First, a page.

Studying Nipah virus in pigs

Pathogenicity of Nipah henipavirus Bangladesh in a swine host. Kasloff SB*, Leung A*, Pickering BS, Smith G, Moffat E, Collignon B, Embury-Hyatt C, Kobasa D*, Weingartl HM. Sci Rep 2019 Mar 26;9(1):5230. doi: https://doi.org/10.1038/s41598-019-40476-y


This science story discusses the collaborative work to help improve understanding around the testing and transmission of a high consequence pathogen, namely Nipah virus. Beyond the scientific excellence demonstrated in this work, it highlights one of the NML’s important interagency collaborations with the Canadian Food Inspection Agency.

What was known about this area prior to your work, and why was the research done?

Nipah virus is a Containment Level 4 agent first described in a 1999 Malaysia outbreak where the virus transmitted from its natural bat host species to pigs, which then infected hundreds of farm workers with a 40% lethality rate. Since then, a new and strain of the virus appeared in Bangladesh, which differs from the Malaysia strain in its higher fatality rates (approx. 70%), its ability to cause person-to-person transmission, and the fact that all recorded outbreaks resulted from direct transmission of the virus from bats to people with no involvement of pigs whatsoever. This raises the question as to why the transmission chain of the Bangladesh strain of the Nipah virus differs in its ability to infect pigs, a critical point for international public health preparedness.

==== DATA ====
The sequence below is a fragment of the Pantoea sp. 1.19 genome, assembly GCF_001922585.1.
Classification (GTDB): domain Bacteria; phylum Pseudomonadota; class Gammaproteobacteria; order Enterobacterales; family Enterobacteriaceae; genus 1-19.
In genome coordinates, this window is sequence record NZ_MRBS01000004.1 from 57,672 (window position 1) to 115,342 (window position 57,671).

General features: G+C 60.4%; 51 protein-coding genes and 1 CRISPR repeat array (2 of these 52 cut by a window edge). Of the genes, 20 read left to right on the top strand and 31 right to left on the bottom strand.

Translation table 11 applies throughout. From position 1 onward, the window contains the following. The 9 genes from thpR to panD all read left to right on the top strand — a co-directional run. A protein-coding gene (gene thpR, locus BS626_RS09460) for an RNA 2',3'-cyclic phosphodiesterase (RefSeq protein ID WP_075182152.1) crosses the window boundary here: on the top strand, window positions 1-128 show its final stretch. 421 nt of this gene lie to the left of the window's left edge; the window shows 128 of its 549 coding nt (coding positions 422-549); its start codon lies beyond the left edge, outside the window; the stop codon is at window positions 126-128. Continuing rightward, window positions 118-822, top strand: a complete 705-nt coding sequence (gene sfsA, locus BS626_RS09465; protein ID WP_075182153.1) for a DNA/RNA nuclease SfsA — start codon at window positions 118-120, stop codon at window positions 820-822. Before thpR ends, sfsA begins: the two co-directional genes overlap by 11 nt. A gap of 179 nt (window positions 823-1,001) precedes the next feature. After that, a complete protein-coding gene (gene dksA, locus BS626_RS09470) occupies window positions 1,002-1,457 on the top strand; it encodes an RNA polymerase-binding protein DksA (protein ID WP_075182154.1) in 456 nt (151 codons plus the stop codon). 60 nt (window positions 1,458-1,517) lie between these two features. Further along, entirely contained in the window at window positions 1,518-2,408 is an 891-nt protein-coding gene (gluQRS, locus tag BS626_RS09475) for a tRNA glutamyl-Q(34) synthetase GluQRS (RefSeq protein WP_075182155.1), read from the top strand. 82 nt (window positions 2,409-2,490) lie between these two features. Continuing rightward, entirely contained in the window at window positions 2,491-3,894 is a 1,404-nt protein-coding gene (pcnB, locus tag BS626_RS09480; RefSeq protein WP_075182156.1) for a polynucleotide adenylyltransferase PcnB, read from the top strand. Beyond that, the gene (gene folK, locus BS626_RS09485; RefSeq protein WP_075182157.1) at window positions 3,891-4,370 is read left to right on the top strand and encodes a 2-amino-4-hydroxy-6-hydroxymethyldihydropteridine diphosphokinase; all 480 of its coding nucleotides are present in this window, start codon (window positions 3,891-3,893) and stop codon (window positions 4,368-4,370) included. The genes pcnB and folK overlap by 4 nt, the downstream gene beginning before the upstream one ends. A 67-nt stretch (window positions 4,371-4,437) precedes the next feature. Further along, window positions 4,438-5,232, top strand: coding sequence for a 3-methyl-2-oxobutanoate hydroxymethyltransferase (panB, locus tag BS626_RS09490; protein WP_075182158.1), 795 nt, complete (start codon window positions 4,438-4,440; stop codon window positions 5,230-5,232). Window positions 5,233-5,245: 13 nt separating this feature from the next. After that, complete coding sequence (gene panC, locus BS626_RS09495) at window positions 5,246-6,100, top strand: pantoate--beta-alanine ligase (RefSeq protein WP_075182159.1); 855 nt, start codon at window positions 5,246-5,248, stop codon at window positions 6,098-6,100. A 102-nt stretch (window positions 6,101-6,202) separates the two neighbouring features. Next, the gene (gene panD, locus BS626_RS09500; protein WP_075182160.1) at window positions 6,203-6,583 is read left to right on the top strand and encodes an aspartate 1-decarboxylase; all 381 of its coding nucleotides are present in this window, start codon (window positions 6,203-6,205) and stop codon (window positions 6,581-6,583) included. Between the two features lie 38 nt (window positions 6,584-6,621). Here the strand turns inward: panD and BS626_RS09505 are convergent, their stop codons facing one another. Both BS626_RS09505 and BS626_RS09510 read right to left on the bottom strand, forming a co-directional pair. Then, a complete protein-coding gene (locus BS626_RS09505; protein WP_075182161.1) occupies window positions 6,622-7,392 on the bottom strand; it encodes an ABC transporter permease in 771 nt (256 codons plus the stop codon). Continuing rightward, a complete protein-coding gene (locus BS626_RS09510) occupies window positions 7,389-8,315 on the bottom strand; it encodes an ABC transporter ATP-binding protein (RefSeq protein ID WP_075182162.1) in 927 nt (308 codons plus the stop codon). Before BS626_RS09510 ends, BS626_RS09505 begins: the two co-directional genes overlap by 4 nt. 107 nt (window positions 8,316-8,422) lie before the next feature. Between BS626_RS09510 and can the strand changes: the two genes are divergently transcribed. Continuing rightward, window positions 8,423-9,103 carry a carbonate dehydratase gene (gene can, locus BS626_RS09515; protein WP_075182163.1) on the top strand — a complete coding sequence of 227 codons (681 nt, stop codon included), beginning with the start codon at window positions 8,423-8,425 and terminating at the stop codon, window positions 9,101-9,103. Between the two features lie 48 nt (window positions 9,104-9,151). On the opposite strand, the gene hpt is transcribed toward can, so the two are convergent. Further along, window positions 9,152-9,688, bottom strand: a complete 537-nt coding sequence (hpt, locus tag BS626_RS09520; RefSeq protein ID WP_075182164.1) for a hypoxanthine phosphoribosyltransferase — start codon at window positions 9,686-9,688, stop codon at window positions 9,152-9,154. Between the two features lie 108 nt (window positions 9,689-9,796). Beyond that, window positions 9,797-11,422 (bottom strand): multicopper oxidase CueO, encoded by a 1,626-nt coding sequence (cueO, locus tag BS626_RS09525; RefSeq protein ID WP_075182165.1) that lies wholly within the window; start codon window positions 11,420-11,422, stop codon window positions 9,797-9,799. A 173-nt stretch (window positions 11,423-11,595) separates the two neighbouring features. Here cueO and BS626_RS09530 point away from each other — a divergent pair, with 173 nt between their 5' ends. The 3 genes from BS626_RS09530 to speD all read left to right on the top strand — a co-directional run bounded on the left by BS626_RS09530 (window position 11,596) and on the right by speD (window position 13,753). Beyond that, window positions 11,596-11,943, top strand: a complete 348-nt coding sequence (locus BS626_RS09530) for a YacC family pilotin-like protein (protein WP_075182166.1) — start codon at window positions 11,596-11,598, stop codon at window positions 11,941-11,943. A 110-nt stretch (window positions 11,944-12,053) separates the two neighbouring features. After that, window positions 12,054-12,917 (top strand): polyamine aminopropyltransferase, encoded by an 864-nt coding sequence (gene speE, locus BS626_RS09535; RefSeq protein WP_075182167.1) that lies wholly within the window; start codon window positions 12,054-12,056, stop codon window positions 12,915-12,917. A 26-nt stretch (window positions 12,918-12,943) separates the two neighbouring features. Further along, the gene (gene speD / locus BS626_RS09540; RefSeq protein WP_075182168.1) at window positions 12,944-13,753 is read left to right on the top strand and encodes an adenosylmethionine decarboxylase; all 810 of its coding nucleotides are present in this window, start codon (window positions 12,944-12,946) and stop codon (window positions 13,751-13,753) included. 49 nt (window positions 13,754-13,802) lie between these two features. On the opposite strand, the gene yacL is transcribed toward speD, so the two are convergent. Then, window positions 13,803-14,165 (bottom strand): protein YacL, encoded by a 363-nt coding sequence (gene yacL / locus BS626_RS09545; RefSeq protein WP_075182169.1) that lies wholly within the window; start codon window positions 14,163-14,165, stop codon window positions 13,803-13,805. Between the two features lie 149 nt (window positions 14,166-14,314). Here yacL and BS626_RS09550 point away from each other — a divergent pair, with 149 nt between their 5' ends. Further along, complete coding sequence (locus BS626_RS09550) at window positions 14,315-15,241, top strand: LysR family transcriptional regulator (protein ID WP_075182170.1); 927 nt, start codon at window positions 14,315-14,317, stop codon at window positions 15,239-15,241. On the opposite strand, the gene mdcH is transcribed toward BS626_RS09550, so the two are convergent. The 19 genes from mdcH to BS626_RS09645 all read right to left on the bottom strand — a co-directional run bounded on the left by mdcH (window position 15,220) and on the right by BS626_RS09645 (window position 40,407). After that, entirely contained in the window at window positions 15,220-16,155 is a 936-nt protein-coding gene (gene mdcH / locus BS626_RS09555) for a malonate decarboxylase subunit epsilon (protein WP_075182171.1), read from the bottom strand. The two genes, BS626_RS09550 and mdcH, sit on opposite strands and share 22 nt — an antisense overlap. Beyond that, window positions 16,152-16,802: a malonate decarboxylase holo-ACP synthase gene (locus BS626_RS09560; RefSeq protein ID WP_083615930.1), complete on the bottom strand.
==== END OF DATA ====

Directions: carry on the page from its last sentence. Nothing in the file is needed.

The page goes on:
What are your most significant findings from this work?

The present study provides the first report on the susceptibility of infection for domestic pigs to the Bangladesh strain of Nipah virus. Interestingly, the pigs did not appear sick or develop strong antibody responses despite the virus replicating very well and spreading through many organ systems. From a disease detection perspective, this study confirmed that existing molecular diagnostic testing assays specific for the Malaysia strain are able to detect the Bangladesh strain of Nipah virus in infected pigs. However, current serological assays might not be specific enough to detect the Bangladesh strain.

What are the implications or impact of the research?

This study has improved understanding on the host range of Nipah virus. Further, findings could be used to help ensure that laboratories are prepared and have appropriate capacity to address this pathogen. Since existing serological detection methods for Nipah virus in pigs might not detect the current Bangladesh strain of the virus in infected pigs, development of specific tests is a gap that should be addressed.

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